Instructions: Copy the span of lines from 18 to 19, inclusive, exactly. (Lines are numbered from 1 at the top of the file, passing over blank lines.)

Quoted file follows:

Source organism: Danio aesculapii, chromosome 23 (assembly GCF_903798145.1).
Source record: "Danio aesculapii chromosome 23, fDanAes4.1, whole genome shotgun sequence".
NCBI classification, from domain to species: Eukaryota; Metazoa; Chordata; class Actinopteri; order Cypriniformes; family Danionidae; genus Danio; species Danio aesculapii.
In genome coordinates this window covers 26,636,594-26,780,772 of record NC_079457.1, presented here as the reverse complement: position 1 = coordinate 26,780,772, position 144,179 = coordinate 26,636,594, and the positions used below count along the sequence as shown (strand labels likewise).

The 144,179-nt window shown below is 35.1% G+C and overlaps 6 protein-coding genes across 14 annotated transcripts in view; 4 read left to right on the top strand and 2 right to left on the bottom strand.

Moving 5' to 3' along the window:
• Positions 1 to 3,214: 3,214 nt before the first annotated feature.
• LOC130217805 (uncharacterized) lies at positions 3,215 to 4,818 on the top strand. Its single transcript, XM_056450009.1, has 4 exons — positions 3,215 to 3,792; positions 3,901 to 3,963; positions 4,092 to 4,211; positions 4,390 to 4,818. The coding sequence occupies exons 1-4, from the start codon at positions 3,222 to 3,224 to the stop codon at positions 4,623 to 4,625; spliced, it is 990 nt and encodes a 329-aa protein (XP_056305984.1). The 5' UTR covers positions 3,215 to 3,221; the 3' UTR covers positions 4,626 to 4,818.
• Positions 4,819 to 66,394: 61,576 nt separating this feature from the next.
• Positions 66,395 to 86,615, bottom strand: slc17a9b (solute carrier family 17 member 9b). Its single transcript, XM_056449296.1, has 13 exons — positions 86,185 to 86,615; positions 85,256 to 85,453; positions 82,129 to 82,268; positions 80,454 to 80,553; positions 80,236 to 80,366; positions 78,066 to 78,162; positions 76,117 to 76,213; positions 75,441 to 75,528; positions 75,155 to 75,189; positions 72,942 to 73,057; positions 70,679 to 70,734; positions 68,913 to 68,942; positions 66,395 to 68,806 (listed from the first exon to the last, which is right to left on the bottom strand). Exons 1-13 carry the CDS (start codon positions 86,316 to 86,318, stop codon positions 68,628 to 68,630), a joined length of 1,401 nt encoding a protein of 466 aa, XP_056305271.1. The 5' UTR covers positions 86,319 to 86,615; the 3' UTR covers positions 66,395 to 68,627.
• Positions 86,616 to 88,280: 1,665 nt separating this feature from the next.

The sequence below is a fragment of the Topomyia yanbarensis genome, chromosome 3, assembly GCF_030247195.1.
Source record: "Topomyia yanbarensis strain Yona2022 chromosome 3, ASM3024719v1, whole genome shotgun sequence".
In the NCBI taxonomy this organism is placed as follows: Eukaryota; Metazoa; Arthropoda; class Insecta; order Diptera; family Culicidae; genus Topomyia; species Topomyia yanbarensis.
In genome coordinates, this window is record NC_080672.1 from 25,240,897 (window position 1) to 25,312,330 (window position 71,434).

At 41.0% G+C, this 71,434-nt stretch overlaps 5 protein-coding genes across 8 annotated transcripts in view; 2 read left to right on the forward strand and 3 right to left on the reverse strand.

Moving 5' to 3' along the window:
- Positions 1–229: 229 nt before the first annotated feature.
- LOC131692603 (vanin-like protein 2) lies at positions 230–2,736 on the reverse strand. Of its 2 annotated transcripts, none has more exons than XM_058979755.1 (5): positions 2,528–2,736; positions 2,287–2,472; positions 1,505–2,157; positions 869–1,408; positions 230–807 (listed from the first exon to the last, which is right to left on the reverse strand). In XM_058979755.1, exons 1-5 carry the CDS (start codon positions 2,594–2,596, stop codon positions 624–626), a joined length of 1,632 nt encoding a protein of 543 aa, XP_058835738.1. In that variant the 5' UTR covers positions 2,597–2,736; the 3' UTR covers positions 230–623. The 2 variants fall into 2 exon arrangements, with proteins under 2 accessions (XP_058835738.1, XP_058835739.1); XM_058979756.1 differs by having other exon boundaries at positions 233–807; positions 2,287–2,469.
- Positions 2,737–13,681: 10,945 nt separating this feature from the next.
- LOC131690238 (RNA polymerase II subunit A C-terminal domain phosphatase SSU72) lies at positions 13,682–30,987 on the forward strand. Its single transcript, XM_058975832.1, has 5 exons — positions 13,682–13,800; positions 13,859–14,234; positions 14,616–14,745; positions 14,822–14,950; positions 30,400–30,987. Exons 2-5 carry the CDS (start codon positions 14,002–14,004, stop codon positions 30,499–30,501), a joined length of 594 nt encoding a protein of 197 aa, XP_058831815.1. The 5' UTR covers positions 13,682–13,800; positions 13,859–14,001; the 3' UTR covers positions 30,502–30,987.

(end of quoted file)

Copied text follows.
- Positions 1–229: 229 nt before the first annotated feature.
- LOC131692603 (vanin-like protein 2) lies at positions 230–2,736 on the reverse strand. Of its 2 annotated transcripts, none has more exons than XM_058979755.1 (5): positions 2,528–2,736; positions 2,287–2,472; positions 1,505–2,157; positions 869–1,408; positions 230–807 (listed from the first exon to the last, which is right to left on the reverse strand). In XM_058979755.1, exons 1-5 carry the CDS (start codon positions 2,594–2,596, stop codon positions 624–626), a joined length of 1,632 nt encoding a protein of 543 aa, XP_058835738.1. In that variant the 5' UTR covers positions 2,597–2,736; the 3' UTR covers positions 230–623. The 2 variants fall into 2 exon arrangements, with proteins under 2 accessions (XP_058835738.1, XP_058835739.1); XM_058979756.1 differs by having other exon boundaries at positions 233–807; positions 2,287–2,469.